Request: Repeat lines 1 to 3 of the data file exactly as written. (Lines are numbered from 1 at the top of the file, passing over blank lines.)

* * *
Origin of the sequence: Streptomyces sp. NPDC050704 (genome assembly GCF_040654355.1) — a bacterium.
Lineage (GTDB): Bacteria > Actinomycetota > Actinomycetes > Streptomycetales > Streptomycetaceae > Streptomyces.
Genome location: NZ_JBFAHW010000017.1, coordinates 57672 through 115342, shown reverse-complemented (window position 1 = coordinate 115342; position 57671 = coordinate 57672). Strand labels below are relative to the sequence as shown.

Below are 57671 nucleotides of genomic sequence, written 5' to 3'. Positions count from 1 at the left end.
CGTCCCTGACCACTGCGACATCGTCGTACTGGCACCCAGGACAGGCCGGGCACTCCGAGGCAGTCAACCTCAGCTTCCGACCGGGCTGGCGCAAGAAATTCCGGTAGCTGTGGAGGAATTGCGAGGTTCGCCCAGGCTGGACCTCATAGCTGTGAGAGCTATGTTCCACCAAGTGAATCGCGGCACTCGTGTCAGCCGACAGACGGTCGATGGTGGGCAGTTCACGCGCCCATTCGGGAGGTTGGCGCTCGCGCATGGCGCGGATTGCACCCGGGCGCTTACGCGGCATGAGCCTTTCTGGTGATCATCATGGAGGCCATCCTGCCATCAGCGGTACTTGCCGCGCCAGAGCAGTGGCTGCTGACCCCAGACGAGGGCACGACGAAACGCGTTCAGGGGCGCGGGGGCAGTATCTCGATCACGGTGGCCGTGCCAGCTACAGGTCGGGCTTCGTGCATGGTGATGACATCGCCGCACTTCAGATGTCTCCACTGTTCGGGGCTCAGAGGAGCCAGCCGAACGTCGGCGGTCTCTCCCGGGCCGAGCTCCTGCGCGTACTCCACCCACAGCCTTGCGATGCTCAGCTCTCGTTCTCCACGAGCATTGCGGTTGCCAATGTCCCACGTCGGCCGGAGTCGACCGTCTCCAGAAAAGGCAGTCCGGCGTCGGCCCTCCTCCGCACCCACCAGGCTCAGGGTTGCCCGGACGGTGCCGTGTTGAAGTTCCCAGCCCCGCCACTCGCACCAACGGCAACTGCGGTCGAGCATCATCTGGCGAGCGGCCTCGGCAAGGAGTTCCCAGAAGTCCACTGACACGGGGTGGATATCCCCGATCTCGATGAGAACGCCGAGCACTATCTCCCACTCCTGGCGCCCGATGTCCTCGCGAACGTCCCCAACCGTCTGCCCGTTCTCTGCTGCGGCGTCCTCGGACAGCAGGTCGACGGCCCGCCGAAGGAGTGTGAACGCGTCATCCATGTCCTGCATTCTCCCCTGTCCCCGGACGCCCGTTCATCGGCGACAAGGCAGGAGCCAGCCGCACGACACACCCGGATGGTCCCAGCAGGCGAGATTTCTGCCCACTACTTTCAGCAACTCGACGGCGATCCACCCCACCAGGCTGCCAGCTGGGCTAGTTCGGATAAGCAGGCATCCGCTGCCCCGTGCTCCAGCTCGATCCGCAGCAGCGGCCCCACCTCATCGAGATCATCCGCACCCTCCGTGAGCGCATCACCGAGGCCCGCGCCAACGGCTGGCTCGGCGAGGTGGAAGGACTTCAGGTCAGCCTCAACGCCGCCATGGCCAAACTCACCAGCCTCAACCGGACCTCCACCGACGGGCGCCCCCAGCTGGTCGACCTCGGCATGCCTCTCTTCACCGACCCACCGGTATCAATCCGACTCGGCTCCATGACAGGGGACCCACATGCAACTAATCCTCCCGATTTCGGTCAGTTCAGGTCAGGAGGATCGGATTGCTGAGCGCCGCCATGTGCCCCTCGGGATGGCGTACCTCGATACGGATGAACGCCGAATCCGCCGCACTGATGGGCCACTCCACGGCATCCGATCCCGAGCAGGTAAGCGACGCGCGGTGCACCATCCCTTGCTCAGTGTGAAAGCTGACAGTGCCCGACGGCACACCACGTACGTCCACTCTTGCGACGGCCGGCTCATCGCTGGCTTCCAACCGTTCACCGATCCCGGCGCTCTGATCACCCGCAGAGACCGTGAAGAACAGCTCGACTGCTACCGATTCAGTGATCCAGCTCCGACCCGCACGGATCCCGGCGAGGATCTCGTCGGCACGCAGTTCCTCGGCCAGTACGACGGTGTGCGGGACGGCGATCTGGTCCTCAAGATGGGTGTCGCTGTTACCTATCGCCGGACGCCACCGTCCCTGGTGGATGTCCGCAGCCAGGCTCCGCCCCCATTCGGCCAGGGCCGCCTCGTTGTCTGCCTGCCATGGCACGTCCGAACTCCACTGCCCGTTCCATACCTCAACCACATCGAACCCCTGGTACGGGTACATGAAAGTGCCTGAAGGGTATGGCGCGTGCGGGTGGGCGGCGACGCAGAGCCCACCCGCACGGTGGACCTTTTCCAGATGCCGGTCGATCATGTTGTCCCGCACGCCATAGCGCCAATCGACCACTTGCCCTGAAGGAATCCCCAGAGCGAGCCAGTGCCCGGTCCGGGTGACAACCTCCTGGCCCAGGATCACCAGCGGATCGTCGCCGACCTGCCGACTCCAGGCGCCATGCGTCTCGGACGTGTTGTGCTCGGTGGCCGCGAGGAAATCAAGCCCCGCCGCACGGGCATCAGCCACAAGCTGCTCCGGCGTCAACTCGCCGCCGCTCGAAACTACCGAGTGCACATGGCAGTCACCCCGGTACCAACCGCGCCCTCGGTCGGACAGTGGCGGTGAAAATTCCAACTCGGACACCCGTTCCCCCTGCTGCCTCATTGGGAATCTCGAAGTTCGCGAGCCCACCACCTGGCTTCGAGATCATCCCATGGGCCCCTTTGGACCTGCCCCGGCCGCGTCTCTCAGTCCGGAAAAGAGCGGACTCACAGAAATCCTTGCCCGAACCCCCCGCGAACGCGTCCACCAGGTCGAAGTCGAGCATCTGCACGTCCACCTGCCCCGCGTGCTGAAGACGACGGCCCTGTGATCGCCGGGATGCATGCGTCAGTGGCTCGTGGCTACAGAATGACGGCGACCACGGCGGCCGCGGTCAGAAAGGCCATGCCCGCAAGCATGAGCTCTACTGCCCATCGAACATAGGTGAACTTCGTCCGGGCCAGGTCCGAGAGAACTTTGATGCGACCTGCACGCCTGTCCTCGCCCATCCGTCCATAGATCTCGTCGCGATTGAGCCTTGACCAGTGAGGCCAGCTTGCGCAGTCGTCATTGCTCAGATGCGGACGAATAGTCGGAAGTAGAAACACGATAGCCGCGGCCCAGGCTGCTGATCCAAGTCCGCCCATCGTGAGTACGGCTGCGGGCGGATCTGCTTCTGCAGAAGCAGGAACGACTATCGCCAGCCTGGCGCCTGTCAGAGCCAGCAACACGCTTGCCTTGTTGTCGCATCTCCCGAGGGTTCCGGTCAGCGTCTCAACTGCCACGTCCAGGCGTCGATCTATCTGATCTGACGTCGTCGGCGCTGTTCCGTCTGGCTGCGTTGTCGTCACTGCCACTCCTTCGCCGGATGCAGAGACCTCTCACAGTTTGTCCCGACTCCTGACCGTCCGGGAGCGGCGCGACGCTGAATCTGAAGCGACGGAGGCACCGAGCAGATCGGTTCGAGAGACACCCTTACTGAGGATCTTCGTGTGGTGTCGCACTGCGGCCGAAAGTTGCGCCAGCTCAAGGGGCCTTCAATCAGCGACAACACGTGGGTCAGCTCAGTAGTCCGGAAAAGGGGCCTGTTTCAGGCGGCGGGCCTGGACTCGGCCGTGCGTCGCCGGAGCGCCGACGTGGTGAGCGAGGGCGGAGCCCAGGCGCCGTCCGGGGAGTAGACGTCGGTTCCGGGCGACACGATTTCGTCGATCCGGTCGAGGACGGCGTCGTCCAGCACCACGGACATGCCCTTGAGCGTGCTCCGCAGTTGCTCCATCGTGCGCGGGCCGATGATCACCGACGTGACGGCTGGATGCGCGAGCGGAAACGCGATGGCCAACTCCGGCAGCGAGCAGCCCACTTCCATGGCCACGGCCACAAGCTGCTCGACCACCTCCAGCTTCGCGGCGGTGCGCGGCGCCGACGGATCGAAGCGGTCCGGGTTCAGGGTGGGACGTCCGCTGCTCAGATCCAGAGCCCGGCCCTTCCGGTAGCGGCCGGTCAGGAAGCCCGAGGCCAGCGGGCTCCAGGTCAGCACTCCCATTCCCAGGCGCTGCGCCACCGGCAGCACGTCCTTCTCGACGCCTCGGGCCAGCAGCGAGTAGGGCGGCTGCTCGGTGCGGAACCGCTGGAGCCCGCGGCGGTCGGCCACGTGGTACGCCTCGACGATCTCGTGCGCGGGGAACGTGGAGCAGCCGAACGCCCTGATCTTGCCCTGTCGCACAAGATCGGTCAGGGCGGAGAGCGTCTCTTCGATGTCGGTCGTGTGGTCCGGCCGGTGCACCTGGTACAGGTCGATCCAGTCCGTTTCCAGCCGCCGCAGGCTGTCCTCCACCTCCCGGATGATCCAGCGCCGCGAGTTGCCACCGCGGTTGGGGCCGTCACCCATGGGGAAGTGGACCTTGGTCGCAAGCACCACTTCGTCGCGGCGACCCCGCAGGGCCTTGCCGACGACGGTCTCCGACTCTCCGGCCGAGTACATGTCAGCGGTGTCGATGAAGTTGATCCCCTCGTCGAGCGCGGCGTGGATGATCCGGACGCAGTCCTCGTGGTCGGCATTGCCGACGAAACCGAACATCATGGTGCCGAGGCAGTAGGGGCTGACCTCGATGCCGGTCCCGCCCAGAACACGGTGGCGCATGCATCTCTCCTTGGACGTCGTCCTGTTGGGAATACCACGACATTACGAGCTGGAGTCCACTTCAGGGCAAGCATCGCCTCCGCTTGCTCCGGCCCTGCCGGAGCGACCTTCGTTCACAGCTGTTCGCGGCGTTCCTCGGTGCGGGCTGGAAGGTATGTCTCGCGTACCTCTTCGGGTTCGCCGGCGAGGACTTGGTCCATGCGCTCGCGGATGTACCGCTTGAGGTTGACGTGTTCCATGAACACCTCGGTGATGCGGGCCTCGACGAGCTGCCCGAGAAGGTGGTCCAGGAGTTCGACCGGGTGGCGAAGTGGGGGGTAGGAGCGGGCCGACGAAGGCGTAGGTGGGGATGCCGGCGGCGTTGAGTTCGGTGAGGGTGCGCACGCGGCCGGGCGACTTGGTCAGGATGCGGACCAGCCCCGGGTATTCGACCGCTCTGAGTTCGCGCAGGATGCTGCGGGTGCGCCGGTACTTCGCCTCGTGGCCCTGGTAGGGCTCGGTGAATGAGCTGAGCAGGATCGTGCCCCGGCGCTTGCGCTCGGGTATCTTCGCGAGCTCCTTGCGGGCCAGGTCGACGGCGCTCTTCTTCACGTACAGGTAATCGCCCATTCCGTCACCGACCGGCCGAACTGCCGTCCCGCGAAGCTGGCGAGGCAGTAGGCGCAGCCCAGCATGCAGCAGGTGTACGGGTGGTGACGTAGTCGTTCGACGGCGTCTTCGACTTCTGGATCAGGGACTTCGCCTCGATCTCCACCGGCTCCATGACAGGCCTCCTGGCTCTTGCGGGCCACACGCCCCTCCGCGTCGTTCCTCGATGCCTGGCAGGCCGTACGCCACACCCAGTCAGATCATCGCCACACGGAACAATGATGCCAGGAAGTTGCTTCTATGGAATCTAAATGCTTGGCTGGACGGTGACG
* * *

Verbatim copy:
Origin of the sequence: Streptomyces sp. NPDC050704 (genome assembly GCF_040654355.1) — a bacterium.
Lineage (GTDB): Bacteria > Actinomycetota > Actinomycetes > Streptomycetales > Streptomycetaceae > Streptomyces.
Genome location: NZ_JBFAHW010000017.1, coordinates 57672 through 115342, shown reverse-complemented (window position 1 = coordinate 115342; position 57671 = coordinate 57672). Strand labels below are relative to the sequence as shown.